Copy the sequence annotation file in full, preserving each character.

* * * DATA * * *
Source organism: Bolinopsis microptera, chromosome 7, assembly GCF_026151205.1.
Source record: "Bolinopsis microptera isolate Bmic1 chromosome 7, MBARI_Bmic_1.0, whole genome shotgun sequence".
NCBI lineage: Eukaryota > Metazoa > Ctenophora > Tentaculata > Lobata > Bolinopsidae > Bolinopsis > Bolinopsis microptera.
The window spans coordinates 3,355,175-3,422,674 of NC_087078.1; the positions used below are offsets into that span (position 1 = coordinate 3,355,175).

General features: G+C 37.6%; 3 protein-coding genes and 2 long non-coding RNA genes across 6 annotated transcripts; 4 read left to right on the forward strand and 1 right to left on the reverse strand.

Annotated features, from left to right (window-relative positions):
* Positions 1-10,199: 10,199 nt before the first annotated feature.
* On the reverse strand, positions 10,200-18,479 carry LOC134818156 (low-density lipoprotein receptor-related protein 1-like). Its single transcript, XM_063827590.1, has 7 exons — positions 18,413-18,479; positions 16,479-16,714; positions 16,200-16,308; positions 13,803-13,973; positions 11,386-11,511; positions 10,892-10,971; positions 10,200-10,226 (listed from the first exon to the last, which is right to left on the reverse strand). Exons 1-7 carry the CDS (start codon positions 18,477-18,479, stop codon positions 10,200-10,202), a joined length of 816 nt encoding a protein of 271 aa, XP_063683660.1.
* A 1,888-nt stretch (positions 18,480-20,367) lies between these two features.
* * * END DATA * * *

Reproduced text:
Source organism: Bolinopsis microptera, chromosome 7, assembly GCF_026151205.1.
Source record: "Bolinopsis microptera isolate Bmic1 chromosome 7, MBARI_Bmic_1.0, whole genome shotgun sequence".
NCBI lineage: Eukaryota > Metazoa > Ctenophora > Tentaculata > Lobata > Bolinopsidae > Bolinopsis > Bolinopsis microptera.
The window spans coordinates 3,355,175-3,422,674 of NC_087078.1; the positions used below are offsets into that span (position 1 = coordinate 3,355,175).

General features: G+C 37.6%; 3 protein-coding genes and 2 long non-coding RNA genes across 6 annotated transcripts; 4 read left to right on the forward strand and 1 right to left on the reverse strand.

Annotated features, from left to right (window-relative positions):
* Positions 1-10,199: 10,199 nt before the first annotated feature.
* On the reverse strand, positions 10,200-18,479 carry LOC134818156 (low-density lipoprotein receptor-related protein 1-like). Its single transcript, XM_063827590.1, has 7 exons — positions 18,413-18,479; positions 16,479-16,714; positions 16,200-16,308; positions 13,803-13,973; positions 11,386-11,511; positions 10,892-10,971; positions 10,200-10,226 (listed from the first exon to the last, which is right to left on the reverse strand). Exons 1-7 carry the CDS (start codon positions 18,477-18,479, stop codon positions 10,200-10,202), a joined length of 816 nt encoding a protein of 271 aa, XP_063683660.1.
* A 1,888-nt stretch (positions 18,480-20,367) lies between these two features.